AMHERST, New Hampshire (Reuters) – Republican presidential hopeful Ron Paul declared on Wednesday his campaign was “peaking at the right time” as polls show him closing in on the two perceived front-runners.
The libertarian congressman from Texas with a passionate core of followers complained that pundits were dismissing his longshot campaign prematurely and sounded optimistic about catching former Massachusetts Governor Mitt Romney and former House of Representatives speaker Newt Gingrich.
All three and others are seeking to represent the Republicans and unseat Democratic President Barack Obama next November. The first of a series of Republican nominating contests is set for January 3 in Iowa.
“The momentum is building up and a lot of the candidates so far would come and go. They would shoot to the top and drop back rapidly. Ours has been very steady growth, then in this last week or two there has been a sudden extra growth,” Paul told reporters after meeting voters in Amherst, New Hampshire.
Public Policy Polling released a survey on Tuesday showing him one percentage point behind Gingrich for the lead in Iowa.
Paul took 21 percent in the survey compared to 22 percent for Gingrich with Romney third at 16 percent.
In New Hampshire, which follows Iowa’s caucus with a primary election on January 10, Romney led with 33 percent in a Rasmussen Reports poll released on Tuesday. Gingrich was second with 22 percent and Paul third at 18 percent. Paul’s four-point gap behind Gingrich narrowed from a 10-point gap in the previous week’s poll and marked Paul’s best showing so far, Rasmussen said.
“In political terms, it probably means we’re peaking at the right time,” Paul said.
INFLUENCE THE RACE
Paul, who is making his third bid for the White House, is unlikely to take the nomination. But he may influence the race all the way to the end, acquiring delegates that stand to give him clout at the party’s nominating convention next August.
He could tilt the nomination to one candidate should the race remain undecided by convention time.
“The other candidates are scared of him and his ability to attract strong supporters,” said Jennifer Donahue, a fellow at the Eisenhower Institute at Gettysburg College.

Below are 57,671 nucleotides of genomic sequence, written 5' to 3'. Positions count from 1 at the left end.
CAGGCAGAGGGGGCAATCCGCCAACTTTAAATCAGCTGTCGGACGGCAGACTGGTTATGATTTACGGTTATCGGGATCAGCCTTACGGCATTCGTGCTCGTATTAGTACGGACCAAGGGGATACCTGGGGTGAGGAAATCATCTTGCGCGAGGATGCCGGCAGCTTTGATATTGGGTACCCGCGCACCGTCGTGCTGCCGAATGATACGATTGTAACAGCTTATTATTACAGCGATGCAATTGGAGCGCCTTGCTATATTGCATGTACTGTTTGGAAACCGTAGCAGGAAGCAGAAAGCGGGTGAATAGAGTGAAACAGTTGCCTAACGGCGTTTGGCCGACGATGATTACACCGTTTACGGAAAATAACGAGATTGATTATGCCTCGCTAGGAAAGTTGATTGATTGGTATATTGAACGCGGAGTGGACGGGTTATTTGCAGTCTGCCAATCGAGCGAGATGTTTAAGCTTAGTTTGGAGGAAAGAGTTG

“If Romney had a core like Paul does, no matter how small, he’d be much better off,” Donahue said, referring to Romney’s status as the establishment candidate.
Paul, 76, attracts voters with a libertarian vision of eliminating a role for the state wherever possible. But some of his views alienate traditional bases of the Republican Party.
His call to abolish the Federal Reserve alarms Wall Street Republicans. His advocacy for withdrawing from U.S. military engagements abroad concerns national security Republicans. Social conservatives may be wary of his refusal to oppose gay marriage, as Paul says the federal government has no business regulating any marriage.
“The special interests on Wall Street — they might have a lot of money but they don’t have a lot of voters,” Paul said.
Loyal and boisterous followers flock to his campaign events, such as a town hall meeting in Peterborough, New Hampshire, on Tuesday.
“He doesn’t think he’s better than any of us. You can tell by the way he speaks to us. He seems very genuine and plain. He doesn’t embellish,” said Susan Davidson, 49.
“He’s an extremely brave man to be able to speak his mind so simply but eloquently in the face of all the big stars and heroes in Congress. He’s not afraid of them,” she said.
Paul has also gained attention for television ads that have attacked Gingrich.
“He definitely takes more from Gingrich than he does from Romney,” said Ford O’Connell, a Republican strategist who said he is neutral in the nominating process. “He’s doing to Newt Gingrich what Romney hasn’t been able to do. In a lot of ways he’s Newt Gingrich’s worst nightmare.”
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